Combustible cladding crisis calls for tighter industry standards
The issue of Australia’s combustible cladding crisis is gaining traction as debate over who picks up the bill for fixing the problem rages on. The Federal government has rejected the Victorian government’s request to cover half of the $600 million cost to fix the state’s cladding problem, while the Queensland government refuses to offer any funding assistance, deeming building owners responsible for rectifying the problem.
A staggering number of Australian buildings have been found to contain aluminium composite panel (ACP) cladding, which was responsible for the speed, spread and difficulty of managing both the London Grenfell Tower and Melbourne Lacrosse apartment block fires. These types of panels were originally developed in the 1970s for use in signage and contain polyethylene (PE) or expanded polystyrene fillings.
The cladding crisis has serious implications for building or project owners, architects, surveyors, fire engineers and other construction industry certifiers as, states with high numbers of questionable buildings will be forced to asses building standards and regulatory compliance to ensure risks are mitigated.
What makes ACP cladding combustible?
Aluminium composite panel is predominantly made up of Polyethylene, which is derived from petroleum and is more flammable. However PE cladding can be combined with non-combustible materials to reduce its level combustibility, though this can only be established by testing the filling.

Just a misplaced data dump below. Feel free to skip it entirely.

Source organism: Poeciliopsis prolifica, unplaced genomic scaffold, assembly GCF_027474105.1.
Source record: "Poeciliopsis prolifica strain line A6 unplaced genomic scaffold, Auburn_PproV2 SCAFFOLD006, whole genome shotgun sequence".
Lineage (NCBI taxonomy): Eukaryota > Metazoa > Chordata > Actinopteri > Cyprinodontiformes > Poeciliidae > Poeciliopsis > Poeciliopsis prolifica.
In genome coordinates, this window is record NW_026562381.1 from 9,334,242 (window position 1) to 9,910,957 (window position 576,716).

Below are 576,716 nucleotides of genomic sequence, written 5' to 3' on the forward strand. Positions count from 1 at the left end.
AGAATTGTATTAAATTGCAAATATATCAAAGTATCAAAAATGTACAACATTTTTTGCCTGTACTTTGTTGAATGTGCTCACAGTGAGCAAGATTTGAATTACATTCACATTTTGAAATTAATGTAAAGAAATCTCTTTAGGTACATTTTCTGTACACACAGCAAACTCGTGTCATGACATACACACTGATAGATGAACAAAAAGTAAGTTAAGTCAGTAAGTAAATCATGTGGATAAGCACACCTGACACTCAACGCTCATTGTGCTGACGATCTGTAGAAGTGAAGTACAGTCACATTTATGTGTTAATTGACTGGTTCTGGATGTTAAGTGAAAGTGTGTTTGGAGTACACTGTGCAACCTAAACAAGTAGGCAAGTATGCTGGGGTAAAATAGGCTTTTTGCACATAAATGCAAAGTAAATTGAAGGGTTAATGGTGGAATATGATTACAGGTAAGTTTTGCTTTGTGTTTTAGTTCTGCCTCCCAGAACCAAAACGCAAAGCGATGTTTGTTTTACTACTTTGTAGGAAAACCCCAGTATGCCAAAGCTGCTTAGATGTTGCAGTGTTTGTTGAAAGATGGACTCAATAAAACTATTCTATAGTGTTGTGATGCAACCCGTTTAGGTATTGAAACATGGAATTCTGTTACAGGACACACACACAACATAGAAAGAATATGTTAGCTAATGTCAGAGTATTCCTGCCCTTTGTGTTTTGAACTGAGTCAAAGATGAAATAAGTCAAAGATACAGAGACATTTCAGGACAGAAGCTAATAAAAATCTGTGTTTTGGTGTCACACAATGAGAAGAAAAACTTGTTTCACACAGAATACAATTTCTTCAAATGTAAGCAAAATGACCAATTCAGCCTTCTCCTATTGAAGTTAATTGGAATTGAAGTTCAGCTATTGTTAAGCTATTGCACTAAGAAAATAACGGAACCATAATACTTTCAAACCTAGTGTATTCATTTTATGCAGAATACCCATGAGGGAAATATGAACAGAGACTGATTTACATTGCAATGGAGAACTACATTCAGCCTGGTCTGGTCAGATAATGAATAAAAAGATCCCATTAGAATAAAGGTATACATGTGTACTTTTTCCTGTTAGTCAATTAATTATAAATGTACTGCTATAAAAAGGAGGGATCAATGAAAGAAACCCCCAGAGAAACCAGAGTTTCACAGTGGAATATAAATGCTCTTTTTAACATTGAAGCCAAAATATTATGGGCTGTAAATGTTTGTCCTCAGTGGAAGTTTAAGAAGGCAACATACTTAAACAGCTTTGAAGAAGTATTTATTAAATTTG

According to a report from the Australian Financial Review, when the CSIRO tested the flammability of samples from the cladding used on the Lacrosse building, the process had to be suspended to avoid damaging the machines involved.
Due to its lightness, versatility and slick appearance ACP cladding has been adopted extensively for exterior building treatments across the country, with New South Wales and Victoria identifying more than 1000 buildings in each state with dangerous ACP panels during an audit. The actual number, however, is estimated to be much greater.
What does this mean for the building industry?
While the judge ruling over the Lacrosse Tower case found no evidence that the builder of the tower failed to take reasonable care in installing the cladding, the fire engineer who approved the product was required to pay 39% of the $5.7 million damages, while 33% was dealt to the surveyor who approved the building, 25% to the architect and 3% to the smoker of the cigarette that sparked the blaze.
This decision signifies the burden of responsibility placed upon those tasked with assessing building safety and its suitability to be inhabited, and has led to the landmark agreement to raise building standards across Australia.
In July of this year, the nation’s ministers responsible for the building industry announced an agreement that would see the Australian Building Codes Board expanded, better resourced and force greater engagement from the building industry.
Victoria has gone one step further, with the state establishing a world-first program tackling high-risk cladding. The Cladding Safety Victoria (CSV) program, headed by Dan O’Brien, will manage the funding and works with owners corporations from start to finish to ensure buildings are safe and compliant with all regulations.
The states and territories also agreed to work towards a coordinated approach on professional indemnity insurance, which will be developed further in consultation with the industry in the coming months.